An excerpt posted on Twitter by the former Noir Desir frontman, who killed his girlfriend, the actress Marie Trintignant, in a Lithuanian hotel room in 2003, sparked a mixed reaction, with diehard fans trading insults with his critics.
The new song, the first from an as-yet-untitled album, addresses refugees from the Arab Spring who might dream of reaching the new "Eldorado" of England.
But with Brexit, Cantat sings, their hopes will be dashed. "You can cross the (English) Channel/ You can see the end of the tunnel/ It's England my little brother / There is nothing for you there."
And he mocked the British prime minister in another verse, saying Brexit had "given the French ideas/ We have better than Theresa May/ And (our) cattle are better looked after" -- a reference to the outbreak of bovine spongiform encephalopathy (BSE), or mad-cow disease, which led to a worldwide embargo on British beef in 1996.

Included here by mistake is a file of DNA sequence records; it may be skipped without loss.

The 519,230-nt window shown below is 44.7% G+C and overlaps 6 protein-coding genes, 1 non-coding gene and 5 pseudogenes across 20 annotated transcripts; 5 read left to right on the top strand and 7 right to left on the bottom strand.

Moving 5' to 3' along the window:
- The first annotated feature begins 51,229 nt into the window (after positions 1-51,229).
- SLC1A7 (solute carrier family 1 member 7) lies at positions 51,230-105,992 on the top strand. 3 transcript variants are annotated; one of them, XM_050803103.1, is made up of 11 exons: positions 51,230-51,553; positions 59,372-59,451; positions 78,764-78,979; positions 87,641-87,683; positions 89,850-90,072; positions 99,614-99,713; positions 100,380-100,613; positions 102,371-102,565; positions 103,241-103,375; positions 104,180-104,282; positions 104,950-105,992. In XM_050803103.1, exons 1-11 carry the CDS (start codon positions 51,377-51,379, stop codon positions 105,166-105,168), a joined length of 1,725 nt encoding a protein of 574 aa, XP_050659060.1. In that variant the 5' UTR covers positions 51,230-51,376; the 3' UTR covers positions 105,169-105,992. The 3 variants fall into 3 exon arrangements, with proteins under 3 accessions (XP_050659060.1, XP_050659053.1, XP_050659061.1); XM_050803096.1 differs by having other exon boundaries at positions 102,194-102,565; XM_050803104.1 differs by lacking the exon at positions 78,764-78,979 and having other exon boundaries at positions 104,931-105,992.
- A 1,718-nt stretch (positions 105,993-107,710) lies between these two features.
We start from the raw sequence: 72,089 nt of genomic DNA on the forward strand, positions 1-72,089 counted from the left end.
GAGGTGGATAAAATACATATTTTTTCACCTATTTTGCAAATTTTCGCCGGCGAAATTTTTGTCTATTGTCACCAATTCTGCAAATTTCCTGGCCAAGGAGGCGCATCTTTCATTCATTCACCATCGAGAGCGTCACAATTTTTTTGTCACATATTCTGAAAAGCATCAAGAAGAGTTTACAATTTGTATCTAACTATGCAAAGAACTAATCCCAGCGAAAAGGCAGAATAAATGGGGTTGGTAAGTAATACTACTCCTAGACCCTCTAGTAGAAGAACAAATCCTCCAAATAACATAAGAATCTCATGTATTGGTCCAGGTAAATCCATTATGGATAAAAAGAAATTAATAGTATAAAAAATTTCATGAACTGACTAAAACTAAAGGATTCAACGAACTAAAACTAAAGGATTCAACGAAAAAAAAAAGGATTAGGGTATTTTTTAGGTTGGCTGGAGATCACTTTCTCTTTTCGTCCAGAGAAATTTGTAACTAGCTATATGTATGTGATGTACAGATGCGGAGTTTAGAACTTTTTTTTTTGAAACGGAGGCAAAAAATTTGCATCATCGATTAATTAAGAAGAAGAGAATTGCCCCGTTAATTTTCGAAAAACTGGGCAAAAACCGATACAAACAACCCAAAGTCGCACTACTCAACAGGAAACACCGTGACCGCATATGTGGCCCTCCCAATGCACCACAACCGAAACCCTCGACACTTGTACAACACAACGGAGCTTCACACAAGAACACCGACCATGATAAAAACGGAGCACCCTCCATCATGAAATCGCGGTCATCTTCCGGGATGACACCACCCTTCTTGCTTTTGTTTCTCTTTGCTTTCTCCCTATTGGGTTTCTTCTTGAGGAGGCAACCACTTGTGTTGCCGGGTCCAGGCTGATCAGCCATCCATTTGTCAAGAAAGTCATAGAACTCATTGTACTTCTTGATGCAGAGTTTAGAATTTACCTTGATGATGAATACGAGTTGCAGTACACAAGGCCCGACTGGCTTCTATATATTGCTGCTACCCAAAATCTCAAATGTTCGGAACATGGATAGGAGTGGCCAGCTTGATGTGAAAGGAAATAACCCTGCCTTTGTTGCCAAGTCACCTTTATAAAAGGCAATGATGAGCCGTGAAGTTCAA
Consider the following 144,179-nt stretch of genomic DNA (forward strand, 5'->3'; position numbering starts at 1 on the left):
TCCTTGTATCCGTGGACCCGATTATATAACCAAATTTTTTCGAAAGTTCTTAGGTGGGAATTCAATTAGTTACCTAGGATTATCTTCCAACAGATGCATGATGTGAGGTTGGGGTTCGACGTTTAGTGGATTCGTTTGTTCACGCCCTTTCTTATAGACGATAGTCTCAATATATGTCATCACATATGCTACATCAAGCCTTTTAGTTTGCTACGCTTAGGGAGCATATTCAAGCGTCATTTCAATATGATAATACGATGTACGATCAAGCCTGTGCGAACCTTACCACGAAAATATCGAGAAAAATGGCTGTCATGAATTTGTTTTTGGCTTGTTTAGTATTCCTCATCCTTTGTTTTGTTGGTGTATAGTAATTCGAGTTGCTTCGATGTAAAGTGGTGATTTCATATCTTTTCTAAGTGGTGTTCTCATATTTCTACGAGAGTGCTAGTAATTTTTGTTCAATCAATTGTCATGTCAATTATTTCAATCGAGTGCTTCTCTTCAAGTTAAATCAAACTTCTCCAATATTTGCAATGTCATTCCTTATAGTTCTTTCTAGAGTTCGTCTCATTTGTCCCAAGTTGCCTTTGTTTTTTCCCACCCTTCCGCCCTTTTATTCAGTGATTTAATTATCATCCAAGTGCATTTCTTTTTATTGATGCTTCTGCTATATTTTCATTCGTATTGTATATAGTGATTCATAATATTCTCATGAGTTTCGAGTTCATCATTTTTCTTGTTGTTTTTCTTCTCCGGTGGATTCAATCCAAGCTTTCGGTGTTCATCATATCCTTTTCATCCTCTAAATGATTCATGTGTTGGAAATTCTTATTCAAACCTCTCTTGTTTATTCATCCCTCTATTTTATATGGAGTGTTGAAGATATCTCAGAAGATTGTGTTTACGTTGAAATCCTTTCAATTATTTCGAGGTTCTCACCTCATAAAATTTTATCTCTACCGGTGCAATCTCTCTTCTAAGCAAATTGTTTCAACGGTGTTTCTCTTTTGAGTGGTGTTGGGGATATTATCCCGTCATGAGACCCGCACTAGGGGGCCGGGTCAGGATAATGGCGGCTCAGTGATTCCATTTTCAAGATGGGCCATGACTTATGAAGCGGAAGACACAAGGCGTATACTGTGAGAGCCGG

Cantat, 53, famous for his dark and political lyrics, made a controversial return to the stage four years ago after serving half of his eight-year sentence.
He had earlier been engulfed in further allegations of domestic violence -- which he denied -- after returning to live with his former wife Kristina Rady, who hanged herself six months later.
Rady had spoken out in defence of her ex-husband during his trial in Lithuania, saying he had never hit her during their marriage.
But after her death her parents claimed she had suffered domestic violence, allegations later repeated in a book "L'Amour a Mort" (Love till death).